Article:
Monday, November 12, 2007

Law and Order

In election campaigns, all candidates are in favor of law and order. It is therefore particularly striking to observe an elected politician--the President of the United States--publicly committing himself to veto a bill if its terms do not include a mass pardon releasing from civil liability firms that deliberately violated the law on a massive scale over a period of years.

The lawbreakers are telecom firms which apparently violated existing law by assisting the government in intercepting communications--by some accounts enormous volumes of communications, mostly from one American citizen to another--which they had no legal right to intercept.

Of course, the firms were not the only lawbreakers. The Foreign Intelligence Surveillance Act regulated interception of communications between people outside and people inside the U.S., requiring them to have permission from the FISA court. It seems clear from what we now know that that requirement was also violated on a massive scale, by the National Security Agency acting on instructions from the Administration. Under FISA each such interception is a felony, carrying a penalty of up to ten years in jail. So is the knowing use of information obtained by such an interception--meaning that the President himself is, by his own statement of the facts, although not by the administration's view of the law, a confessed felon.

Oddly enough, while the Administration is insisting that the telecoms be let off from civil liability for breaking the law at its request, it has not, so far as I can tell by the news stories, requested immunity from criminal liability--for itself or the hundreds or thousands of its employees who, under (I think) any plausible reading of the law, are felons.

I discussed what I believe to be the reason some time back in the same context. Criminal law is controlled by governments--you can only (in the US) be prosecuted for a crime if a government prosecutor chooses to prosecute you. Hence the government itself is effectively immune from criminal law if it wants to be, subject only to the risk that some future change of government might result in prosecution for past crimes or that one government--say a state--might prosecute the agent of another. Civil law, while its cases are decided in government courts, is privately prosecuted; a private party, such as the Electronic Frontier Foundation, can prosecute a civil suit against the telecoms whether or not the government approves. Hence the need for special legislation to retroactively alter the law in favor of the lawbreakers.

5 Comments:

At 5:52 AM, November 12, 2007, Blogger Mike Huben said...

I've always wondered if Congress could use it's powers to sentence for "inherent contempt", and take uncooperative witnesses and hold them. (It is limited to the session, apparently.) I would like to have seen AG Gonzales held and waterboarded by Congress until he testified that it was illegal torture.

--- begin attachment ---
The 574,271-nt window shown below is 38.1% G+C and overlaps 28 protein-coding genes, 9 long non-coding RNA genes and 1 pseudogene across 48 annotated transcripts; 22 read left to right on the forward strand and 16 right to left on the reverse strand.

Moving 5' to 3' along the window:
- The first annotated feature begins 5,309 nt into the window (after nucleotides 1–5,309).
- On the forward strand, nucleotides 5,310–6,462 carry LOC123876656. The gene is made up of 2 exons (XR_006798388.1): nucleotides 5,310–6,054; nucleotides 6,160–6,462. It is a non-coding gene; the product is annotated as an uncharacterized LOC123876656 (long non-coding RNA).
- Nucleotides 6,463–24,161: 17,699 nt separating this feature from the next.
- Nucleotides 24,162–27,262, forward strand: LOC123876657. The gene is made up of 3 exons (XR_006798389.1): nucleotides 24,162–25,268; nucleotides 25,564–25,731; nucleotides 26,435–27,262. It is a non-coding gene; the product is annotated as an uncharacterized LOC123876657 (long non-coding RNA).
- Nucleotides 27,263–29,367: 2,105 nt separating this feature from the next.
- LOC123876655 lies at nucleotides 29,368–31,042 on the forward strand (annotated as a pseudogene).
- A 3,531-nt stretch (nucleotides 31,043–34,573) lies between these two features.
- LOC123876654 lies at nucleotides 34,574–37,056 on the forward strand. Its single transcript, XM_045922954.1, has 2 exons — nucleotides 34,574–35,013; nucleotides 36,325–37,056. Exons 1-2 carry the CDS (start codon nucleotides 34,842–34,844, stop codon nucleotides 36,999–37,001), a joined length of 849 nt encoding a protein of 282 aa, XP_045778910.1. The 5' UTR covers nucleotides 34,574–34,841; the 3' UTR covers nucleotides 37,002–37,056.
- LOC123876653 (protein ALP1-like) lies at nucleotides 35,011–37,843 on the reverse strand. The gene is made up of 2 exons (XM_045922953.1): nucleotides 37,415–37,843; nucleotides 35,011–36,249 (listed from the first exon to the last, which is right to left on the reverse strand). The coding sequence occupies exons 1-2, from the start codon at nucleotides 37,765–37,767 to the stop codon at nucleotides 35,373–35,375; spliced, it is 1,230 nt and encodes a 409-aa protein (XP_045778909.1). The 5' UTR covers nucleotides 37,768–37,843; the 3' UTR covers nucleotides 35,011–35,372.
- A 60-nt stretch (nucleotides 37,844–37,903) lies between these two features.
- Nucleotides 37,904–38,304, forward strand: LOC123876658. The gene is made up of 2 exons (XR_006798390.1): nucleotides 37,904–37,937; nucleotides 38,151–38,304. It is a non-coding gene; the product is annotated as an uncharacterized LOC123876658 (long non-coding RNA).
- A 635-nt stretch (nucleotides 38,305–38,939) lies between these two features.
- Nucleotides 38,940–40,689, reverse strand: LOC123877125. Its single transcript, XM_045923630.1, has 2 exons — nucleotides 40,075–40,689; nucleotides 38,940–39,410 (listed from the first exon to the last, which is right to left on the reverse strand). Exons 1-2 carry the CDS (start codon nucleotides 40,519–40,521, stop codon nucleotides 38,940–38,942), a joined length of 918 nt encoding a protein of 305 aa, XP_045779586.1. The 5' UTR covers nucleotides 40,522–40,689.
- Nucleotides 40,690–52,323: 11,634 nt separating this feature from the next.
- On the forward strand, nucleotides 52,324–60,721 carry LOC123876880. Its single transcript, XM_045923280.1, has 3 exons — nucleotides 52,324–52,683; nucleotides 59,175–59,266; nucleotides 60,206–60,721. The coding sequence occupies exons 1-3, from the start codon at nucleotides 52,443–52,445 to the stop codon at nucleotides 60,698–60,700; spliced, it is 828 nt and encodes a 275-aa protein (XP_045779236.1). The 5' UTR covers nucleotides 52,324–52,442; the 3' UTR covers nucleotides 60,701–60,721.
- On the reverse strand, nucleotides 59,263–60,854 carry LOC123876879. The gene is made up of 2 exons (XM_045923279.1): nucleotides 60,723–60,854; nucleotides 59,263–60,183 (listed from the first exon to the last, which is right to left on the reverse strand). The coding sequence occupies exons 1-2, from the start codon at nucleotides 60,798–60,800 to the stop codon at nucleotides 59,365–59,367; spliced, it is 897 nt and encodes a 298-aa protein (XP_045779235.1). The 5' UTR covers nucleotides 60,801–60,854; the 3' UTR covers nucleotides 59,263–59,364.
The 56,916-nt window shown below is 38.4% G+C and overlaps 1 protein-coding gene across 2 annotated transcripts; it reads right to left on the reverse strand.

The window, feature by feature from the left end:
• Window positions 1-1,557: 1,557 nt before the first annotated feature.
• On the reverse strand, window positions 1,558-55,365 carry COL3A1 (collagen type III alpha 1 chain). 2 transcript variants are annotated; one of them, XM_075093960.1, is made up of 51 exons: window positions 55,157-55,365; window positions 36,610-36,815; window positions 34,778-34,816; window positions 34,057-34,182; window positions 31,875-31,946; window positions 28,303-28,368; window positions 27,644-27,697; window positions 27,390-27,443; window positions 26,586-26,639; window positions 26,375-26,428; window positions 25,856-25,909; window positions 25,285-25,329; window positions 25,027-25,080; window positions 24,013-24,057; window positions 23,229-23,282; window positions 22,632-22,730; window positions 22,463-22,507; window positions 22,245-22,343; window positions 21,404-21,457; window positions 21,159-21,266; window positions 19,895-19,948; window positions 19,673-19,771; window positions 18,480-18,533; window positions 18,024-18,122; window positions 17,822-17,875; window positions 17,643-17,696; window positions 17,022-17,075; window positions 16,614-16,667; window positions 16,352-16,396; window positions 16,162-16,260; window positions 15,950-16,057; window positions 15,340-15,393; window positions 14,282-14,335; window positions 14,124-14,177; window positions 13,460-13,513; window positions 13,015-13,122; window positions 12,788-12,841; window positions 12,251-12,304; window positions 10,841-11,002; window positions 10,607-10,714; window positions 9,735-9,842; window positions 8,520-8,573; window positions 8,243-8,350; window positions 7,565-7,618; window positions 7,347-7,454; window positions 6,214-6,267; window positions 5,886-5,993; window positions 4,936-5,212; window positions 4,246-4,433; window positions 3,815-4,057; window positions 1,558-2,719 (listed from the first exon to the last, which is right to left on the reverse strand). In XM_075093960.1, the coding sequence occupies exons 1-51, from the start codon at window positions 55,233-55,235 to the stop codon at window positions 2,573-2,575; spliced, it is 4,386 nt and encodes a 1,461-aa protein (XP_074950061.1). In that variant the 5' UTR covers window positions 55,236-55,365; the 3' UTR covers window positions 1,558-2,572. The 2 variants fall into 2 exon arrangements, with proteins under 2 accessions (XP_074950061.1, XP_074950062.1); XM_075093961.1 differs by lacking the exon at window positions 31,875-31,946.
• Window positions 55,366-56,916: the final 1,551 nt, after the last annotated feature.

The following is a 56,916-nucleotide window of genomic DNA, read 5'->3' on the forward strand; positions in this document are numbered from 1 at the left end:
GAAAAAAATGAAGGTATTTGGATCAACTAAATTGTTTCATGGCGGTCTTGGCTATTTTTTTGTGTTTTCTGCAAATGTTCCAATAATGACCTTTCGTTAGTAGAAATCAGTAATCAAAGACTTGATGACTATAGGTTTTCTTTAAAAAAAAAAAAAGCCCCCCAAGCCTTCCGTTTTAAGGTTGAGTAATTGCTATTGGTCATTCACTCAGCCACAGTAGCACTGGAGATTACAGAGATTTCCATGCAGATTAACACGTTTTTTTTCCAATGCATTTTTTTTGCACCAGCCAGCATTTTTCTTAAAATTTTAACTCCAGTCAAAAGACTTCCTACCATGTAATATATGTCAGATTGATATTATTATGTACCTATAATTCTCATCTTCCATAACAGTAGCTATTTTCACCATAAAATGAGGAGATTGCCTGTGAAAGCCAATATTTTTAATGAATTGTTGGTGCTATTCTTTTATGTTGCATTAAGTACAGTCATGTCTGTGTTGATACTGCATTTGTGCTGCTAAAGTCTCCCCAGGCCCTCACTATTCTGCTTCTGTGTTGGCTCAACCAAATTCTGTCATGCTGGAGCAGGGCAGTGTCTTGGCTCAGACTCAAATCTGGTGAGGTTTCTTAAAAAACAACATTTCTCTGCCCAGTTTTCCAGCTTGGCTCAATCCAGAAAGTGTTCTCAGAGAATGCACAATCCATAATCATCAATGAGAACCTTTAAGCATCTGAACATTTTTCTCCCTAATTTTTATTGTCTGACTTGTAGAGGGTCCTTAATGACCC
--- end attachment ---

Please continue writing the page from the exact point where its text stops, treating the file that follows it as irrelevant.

But these are just revenge fantasies. Legislation and civil litigation will suffice to end these practices in the next few years.

The real question is how Bush will use his unlimited power of pardon at the end of his term to protect his loyalists from criminal and civil prosecution.

 
At 6:57 AM, November 12, 2007, Blogger Kenny said...

There's really no such thing as anonymity. And, to quote Mr. Kerr, "Anyone that's typed in their name on Google understands that." That is, unless you're willing to move to Montana or Alaska or basically just live in a cave and have no contact with other humans. So, I have no disillusion that my life is private. I also don't mind if people know who I am or where I live and work. Granted, I don't like the idea of someone obtaining my financial information or something like that.

However, I do have a problem with the government listening in on my phone conversations or reading my emails "just in case" I'm up to no good. Or, storing that for future reference in case I do commit a crime later.

And, I don't agree that the government should be able to retroactively change laws in order to protect itself. I admit that I don't know a lot about politics and the government, but I remember learning that there are checks and balances to insure the government cannot do that.

 
At 9:19 AM, November 12, 2007, Blogger jimbino said...

Well, just wave goodbye to the sentiment against ex postfactum laws.

As far as privacy is concerned, I wonder why we (and especially any terrorists among us) wouldn't be well advised to change our names to John Smith or Bob Johnson so as to overwhelm any google search and attempted privacy invasions at all the world's airports?

 
At 10:11 AM, November 12, 2007, Blogger David Friedman said...

Mike writes:

"Legislation and civil litigation will suffice to end these practices in the next few years."

And I thought I was an optimist. Let's first see what gets through the current congress, where the Democrats have a majority. At the moment, it appears to be expanding the power of government in these areas, not contracting it.

 
At 8:11 PM, December 11, 2007, Anonymous Johan Larson said...

"you can only (in the US) be prosecuted for a crime if a government prosecutor chooses to prosecute you. "

You might want to check that. I think private prosecution is still possible in some US jurisdictions.

link

 

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